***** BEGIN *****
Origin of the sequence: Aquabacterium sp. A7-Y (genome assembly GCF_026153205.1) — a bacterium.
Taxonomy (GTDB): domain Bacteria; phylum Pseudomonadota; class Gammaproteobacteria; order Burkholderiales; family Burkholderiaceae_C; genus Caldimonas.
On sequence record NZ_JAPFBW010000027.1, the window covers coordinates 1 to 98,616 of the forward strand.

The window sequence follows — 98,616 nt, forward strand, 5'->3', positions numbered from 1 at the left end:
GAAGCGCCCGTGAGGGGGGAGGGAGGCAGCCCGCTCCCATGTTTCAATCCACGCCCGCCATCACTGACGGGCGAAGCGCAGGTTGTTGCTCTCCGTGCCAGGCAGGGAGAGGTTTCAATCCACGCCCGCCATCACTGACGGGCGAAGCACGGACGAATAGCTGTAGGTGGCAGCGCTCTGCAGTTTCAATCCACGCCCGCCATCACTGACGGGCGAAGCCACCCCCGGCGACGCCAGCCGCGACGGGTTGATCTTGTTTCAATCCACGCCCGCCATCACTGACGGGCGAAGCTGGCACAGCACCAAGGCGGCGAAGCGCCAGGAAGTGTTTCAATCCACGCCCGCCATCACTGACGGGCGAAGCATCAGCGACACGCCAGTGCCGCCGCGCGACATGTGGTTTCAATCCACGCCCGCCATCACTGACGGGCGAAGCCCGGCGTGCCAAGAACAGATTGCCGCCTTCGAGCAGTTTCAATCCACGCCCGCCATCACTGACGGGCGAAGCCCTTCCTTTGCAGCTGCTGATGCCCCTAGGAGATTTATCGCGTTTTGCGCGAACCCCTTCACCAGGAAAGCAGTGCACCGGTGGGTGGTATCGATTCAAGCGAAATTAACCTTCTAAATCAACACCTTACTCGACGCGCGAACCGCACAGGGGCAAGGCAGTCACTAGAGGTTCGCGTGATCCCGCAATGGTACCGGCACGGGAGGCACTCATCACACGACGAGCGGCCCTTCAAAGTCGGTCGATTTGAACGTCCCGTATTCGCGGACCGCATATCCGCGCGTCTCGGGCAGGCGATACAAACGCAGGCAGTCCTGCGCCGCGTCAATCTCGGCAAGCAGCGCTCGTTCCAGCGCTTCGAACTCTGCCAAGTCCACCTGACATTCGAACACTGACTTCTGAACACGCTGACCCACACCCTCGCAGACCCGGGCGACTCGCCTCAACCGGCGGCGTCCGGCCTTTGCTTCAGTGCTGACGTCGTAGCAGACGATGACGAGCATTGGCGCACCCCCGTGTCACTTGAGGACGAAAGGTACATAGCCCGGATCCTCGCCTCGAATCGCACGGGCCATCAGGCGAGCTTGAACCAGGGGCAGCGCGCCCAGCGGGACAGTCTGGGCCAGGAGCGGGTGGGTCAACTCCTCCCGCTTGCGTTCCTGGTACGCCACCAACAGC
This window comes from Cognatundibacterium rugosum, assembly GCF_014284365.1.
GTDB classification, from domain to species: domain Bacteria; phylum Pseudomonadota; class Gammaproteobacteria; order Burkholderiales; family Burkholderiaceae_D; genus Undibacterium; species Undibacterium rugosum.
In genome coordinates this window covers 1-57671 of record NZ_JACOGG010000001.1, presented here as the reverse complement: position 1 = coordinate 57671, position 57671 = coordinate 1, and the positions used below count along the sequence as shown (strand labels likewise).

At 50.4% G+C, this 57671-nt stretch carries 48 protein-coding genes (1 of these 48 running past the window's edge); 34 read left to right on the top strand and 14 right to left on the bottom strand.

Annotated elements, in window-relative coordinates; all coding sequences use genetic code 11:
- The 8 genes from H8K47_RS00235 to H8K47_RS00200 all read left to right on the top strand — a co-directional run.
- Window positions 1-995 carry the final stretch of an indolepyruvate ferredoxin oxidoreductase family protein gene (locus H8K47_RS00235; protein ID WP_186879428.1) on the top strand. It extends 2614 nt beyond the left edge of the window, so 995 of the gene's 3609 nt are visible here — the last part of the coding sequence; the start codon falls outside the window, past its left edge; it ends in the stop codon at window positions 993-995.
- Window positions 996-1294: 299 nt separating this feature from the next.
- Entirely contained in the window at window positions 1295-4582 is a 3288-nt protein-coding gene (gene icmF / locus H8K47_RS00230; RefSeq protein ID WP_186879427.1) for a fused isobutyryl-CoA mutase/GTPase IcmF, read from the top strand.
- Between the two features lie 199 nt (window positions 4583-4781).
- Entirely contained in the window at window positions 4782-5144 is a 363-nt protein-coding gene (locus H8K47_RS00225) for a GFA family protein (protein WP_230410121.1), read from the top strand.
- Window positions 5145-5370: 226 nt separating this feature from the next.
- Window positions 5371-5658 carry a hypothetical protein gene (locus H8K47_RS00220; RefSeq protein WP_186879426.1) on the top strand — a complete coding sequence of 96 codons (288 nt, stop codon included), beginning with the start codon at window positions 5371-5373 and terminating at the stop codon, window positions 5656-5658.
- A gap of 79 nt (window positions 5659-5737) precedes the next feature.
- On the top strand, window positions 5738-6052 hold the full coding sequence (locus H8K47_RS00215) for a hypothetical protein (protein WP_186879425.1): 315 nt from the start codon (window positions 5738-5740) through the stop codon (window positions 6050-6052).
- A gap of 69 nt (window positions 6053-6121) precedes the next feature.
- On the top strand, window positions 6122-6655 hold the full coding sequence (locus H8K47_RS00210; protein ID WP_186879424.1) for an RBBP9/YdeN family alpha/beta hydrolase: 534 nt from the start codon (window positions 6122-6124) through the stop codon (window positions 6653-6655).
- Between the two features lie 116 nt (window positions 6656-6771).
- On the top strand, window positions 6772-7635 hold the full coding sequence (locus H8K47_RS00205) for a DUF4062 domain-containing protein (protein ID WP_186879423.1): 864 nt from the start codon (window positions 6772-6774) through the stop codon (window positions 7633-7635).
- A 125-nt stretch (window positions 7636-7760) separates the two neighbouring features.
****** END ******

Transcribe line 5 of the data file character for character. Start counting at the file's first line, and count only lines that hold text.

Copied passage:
GAAGCGCCCGTGAGGGGGGAGGGAGGCAGCCCGCTCCCATGTTTCAATCCACGCCCGCCATCACTGACGGGCGAAGCGCAGGTTGTTGCTCTCCGTGCCAGGCAGGGAGAGGTTTCAATCCACGCCCGCCATCACTGACGGGCGAAGCACGGACGAATAGCTGTAGGTGGCAGCGCTCTGCAGTTTCAATCCACGCCCGCCATCACTGACGGGCGAAGCCACCCCCGGCGACGCCAGCCGCGACGGGTTGATCTTGTTTCAATCCACGCCCGCCATCACTGACGGGCGAAGCTGGCACAGCACCAAGGCGGCGAAGCGCCAGGAAGTGTTTCAATCCACGCCCGCCATCACTGACGGGCGAAGCATCAGCGACACGCCAGTGCCGCCGCGCGACATGTGGTTTCAATCCACGCCCGCCATCACTGACGGGCGAAGCCCGGCGTGCCAAGAACAGATTGCCGCCTTCGAGCAGTTTCAATCCACGCCCGCCATCACTGACGGGCGAAGCCCTTCCTTTGCAGCTGCTGATGCCCCTAGGAGATTTATCGCGTTTTGCGCGAACCCCTTCACCAGGAAAGCAGTGCACCGGTGGGTGGTATCGATTCAAGCGAAATTAACCTTCTAAATCAACACCTTACTCGACGCGCGAACCGCACAGGGGCAAGGCAGTCACTAGAGGTTCGCGTGATCCCGCAATGGTACCGGCACGGGAGGCACTCATCACACGACGAGCGGCCCTTCAAAGTCGGTCGATTTGAACGTCCCGTATTCGCGGACCGCATATCCGCGCGTCTCGGGCAGGCGATACAAACGCAGGCAGTCCTGCGCCGCGTCAATCTCGGCAAGCAGCGCTCGTTCCAGCGCTTCGAACTCTGCCAAGTCCACCTGACATTCGAACACTGACTTCTGAACACGCTGACCCACACCCTCGCAGACCCGGGCGACTCGCCTCAACCGGCGGCGTCCGGCCTTTGCTTCAGTGCTGACGTCGTAGCAGACGATGACGAGCATTGGCGCACCCCCGTGTCACTTGAGGACGAAAGGTACATAGCCCGGATCCTCGCCTCGAATCGCACGGGCCATCAGGCGAGCTTGAACCAGGGGCAGCGCGCCCAGCGGGACAGTCTGGGCCAGGAGCGGGTGGGTCAACTCCTCCCGCTTGCGTTCCTGGTACGCCACCAACAGC